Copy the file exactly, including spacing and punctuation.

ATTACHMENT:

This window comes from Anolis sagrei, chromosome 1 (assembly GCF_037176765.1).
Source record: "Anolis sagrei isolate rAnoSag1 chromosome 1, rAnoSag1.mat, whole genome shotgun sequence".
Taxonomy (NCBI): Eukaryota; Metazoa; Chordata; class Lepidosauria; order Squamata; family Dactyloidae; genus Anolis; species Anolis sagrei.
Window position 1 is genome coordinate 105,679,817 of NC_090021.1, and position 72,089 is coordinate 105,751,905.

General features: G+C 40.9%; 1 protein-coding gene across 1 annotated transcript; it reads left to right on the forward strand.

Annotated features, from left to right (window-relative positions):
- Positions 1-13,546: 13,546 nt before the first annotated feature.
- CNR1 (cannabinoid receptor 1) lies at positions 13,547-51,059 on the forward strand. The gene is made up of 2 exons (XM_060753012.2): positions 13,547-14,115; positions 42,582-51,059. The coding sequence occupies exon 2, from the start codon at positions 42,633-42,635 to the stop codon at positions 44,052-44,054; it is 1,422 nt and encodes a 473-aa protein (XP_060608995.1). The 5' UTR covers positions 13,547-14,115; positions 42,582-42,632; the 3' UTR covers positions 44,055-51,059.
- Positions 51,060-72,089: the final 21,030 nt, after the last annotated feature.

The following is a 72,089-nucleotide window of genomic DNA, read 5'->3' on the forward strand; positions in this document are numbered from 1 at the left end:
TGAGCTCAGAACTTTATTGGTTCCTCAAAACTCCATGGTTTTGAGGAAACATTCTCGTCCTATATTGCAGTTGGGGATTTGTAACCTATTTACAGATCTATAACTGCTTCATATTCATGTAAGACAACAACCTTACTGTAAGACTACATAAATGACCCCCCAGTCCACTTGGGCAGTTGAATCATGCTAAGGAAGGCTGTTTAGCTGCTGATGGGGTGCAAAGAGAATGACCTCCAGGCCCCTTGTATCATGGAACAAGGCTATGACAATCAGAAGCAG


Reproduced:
This window comes from Anolis sagrei, chromosome 1 (assembly GCF_037176765.1).
Source record: "Anolis sagrei isolate rAnoSag1 chromosome 1, rAnoSag1.mat, whole genome shotgun sequence".
Taxonomy (NCBI): Eukaryota; Metazoa; Chordata; class Lepidosauria; order Squamata; family Dactyloidae; genus Anolis; species Anolis sagrei.
Window position 1 is genome coordinate 105,679,817 of NC_090021.1, and position 72,089 is coordinate 105,751,905.

General features: G+C 40.9%; 1 protein-coding gene across 1 annotated transcript; it reads left to right on the forward strand.

Annotated features, from left to right (window-relative positions):
- Positions 1-13,546: 13,546 nt before the first annotated feature.
- CNR1 (cannabinoid receptor 1) lies at positions 13,547-51,059 on the forward strand. The gene is made up of 2 exons (XM_060753012.2): positions 13,547-14,115; positions 42,582-51,059. The coding sequence occupies exon 2, from the start codon at positions 42,633-42,635 to the stop codon at positions 44,052-44,054; it is 1,422 nt and encodes a 473-aa protein (XP_060608995.1). The 5' UTR covers positions 13,547-14,115; positions 42,582-42,632; the 3' UTR covers positions 44,055-51,059.
- Positions 51,060-72,089: the final 21,030 nt, after the last annotated feature.

The following is a 72,089-nucleotide window of genomic DNA, read 5'->3' on the forward strand; positions in this document are numbered from 1 at the left end:
TGAGCTCAGAACTTTATTGGTTCCTCAAAACTCCATGGTTTTGAGGAAACATTCTCGTCCTATATTGCAGTTGGGGATTTGTAACCTATTTACAGATCTATAACTGCTTCATATTCATGTAAGACAACAACCTTACTGTAAGACTACATAAATGACCCCCCAGTCCACTTGGGCAGTTGAATCATGCTAAGGAAGGCTGTTTAGCTGCTGATGGGGTGCAAAGAGAATGACCTCCAGGCCCCTTGTATCATGGAACAAGGCTATGACAATCAGAAGCAG